From TFA "It's a problem that we can certainly resolve with better waste water treatment,"
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That's just evil.
He seems to be talking out of both sides of his mouth later in the article when he says that employers will be able to expand services and will hire more people but also says that customers will benefit from lower-cost burgers. It seems unlikely that hiring new people will result in lower prices for a machine-made burger."
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You can't be serious. Fixing something after it's been done wrong is even more expensive than doing it right the first time. Take the current example of traffic signals. Physical access is a huge problem. How do you address that? Work out a new design and retrofit hardware and software. Not free. Not anywhere is that even approaching cheap.
"This site has been blocked because it has been determined by Web Reputation Filters to be a security threat to your computer or the corporate network. This web site has been associated with malware/spyware."
I think Target may disagree. Firewalls on database servers may not have kept their data safe but their experience proved that it is unwise to assume that all internal network traffic is trustworthy.
The U.S. Secret Service is seeking software that can identify top influencers and trending sets of social media data, allowing the agency to monitor these streams in real-time – and sift through the sarcasm.
“We are not currently aware of any automated technology that could do that (detect sarcasm). No one is considered a leader in that,” Jamie Martin, a data acquisition engineer at Sioux Falls, SD based Bright Planet, told CBS News.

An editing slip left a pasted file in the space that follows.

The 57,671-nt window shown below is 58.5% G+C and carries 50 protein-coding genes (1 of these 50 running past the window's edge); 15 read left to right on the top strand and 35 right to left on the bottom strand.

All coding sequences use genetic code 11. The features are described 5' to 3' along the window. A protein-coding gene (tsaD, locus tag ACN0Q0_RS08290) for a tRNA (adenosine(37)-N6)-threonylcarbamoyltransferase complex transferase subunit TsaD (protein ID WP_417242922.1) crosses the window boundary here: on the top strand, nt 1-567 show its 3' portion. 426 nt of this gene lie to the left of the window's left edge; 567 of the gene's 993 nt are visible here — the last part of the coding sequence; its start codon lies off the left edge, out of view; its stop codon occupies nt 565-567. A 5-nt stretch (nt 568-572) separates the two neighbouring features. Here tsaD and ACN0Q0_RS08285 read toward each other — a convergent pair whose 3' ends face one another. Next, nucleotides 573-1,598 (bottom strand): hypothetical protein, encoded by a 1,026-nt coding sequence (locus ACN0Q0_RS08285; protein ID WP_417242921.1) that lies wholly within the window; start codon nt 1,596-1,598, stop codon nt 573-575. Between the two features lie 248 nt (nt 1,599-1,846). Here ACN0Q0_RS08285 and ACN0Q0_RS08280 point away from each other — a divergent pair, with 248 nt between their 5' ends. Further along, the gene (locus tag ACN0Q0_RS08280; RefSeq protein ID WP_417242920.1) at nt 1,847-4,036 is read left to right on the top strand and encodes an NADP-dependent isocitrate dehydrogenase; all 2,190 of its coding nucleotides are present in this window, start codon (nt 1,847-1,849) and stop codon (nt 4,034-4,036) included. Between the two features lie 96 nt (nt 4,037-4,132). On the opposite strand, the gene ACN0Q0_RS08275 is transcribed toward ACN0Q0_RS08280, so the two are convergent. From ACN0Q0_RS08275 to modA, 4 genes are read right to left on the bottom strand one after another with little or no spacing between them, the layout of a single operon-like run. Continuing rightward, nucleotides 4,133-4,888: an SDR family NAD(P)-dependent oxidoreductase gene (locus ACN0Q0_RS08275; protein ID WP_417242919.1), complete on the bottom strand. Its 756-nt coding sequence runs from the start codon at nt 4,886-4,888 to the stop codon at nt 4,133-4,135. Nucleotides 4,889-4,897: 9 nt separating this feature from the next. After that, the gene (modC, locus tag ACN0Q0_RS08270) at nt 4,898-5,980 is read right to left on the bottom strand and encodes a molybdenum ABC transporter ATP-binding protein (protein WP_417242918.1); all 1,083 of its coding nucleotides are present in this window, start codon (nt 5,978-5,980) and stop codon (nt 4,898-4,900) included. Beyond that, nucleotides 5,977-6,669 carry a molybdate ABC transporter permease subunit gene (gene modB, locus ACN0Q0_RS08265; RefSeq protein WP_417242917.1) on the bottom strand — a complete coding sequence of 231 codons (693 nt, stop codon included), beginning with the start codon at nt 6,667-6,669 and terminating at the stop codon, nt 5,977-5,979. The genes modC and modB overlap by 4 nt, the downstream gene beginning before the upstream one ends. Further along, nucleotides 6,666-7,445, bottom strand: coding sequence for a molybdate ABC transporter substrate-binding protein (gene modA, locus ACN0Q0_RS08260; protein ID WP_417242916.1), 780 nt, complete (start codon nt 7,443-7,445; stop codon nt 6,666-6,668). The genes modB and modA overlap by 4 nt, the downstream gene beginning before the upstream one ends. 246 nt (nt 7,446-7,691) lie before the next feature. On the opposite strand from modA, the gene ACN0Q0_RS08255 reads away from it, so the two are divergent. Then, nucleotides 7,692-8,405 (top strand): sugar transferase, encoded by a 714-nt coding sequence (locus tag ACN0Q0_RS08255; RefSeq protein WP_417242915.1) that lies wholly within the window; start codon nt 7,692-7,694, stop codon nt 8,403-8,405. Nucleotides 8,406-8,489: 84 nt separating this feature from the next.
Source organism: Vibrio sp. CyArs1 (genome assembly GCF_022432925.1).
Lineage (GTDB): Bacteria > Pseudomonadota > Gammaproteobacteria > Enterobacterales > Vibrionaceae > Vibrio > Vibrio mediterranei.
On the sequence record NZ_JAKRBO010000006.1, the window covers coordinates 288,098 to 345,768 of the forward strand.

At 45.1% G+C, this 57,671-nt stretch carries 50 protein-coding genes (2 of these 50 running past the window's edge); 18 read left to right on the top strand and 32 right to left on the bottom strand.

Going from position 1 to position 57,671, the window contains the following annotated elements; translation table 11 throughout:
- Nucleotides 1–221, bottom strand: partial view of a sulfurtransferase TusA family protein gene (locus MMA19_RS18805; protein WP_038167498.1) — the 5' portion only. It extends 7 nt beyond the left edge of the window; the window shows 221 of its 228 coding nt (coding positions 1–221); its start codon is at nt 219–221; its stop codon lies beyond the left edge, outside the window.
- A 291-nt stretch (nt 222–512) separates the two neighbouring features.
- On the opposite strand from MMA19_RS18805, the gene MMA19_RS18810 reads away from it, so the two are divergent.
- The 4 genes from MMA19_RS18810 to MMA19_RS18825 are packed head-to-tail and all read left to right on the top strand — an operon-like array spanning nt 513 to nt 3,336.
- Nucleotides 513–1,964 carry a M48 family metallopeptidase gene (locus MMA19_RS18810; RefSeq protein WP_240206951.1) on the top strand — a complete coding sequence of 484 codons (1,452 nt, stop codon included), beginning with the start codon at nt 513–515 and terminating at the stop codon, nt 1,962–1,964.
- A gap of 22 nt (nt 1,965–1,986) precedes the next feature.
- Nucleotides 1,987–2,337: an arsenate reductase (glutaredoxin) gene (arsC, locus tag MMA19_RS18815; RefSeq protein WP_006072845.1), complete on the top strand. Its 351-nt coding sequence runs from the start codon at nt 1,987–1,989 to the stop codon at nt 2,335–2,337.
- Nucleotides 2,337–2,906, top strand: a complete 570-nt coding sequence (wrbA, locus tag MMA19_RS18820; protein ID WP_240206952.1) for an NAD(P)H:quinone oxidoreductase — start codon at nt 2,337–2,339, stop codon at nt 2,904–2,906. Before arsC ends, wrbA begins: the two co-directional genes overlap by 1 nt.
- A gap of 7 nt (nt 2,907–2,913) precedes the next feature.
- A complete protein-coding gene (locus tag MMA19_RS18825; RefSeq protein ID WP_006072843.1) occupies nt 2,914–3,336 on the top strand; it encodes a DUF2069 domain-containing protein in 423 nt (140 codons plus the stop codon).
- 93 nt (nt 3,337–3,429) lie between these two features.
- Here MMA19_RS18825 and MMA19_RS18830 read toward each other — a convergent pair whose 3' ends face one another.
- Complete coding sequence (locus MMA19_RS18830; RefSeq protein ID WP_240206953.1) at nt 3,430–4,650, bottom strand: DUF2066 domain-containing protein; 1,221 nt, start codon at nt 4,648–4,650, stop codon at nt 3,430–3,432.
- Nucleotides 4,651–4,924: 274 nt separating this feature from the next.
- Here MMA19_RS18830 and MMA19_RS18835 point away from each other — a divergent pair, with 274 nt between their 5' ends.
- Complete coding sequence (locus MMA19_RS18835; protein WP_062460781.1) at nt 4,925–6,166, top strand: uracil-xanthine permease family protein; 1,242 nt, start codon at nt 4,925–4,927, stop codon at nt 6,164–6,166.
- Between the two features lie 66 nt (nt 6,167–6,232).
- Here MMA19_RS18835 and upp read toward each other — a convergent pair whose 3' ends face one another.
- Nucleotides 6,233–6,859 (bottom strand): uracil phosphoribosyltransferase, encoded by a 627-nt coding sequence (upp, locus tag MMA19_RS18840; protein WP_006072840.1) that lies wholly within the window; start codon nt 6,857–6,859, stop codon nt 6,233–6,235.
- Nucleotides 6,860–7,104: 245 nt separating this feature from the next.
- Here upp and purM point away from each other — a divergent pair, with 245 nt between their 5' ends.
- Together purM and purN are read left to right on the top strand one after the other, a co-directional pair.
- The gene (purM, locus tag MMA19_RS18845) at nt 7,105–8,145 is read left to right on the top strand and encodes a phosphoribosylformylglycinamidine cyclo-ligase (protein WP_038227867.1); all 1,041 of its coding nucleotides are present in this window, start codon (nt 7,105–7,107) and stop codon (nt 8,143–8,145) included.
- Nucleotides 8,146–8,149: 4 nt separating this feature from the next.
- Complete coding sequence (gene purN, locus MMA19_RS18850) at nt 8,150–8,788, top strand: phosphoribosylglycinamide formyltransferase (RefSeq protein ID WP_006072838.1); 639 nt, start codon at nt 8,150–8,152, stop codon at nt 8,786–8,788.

Why not just force Twitter to change TOS to require sarcasm tag?"
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Great idea. But fighting a ticket takes time, and the time it takes is usually going to interfere with work hours. Add in the fact that it could take a full day due to waiting your turn with the judge or bailiff or whoever. So, do I take time off work and take the chance that a ticket will be tossed out or pay the fine? It comes down to a financial decision for most people.
I'm just cavilling. There are quite a number of handguns and rifles that are designed specifically for competitive target shooting, not killling. Could they be used to kill? Of course, but that wasn't the designer's goal.
I hope you aren't serious. If that were the OP's mindset, we wouldn't even be having this conversation since the question wouldn't have been asked.
How many legal sources of cocaine are there in the US?
I am impressed, but I was hoping to be stunned.
My wife has a lot of technically unsophisticated clients. More than half came back with "I can't open this." Not worth the time to educate them, so we went back to Office.
Protected by, yes. Full access to all constitutional rights, no. Despite how US constitutional arguments are often presented, there are actually quite a few limits placed on things guaranteed by the Constitution of the United States of America. The classic example is that it is illegal to falsley and intentionally yell "Fire" in a movie theater, which is a limit on freedom of free speech, a right guaranteed by the constitution. At some point it became established in US law that 18 years of life makes you an adult who is entitled to a number of things. This is an application of that principle.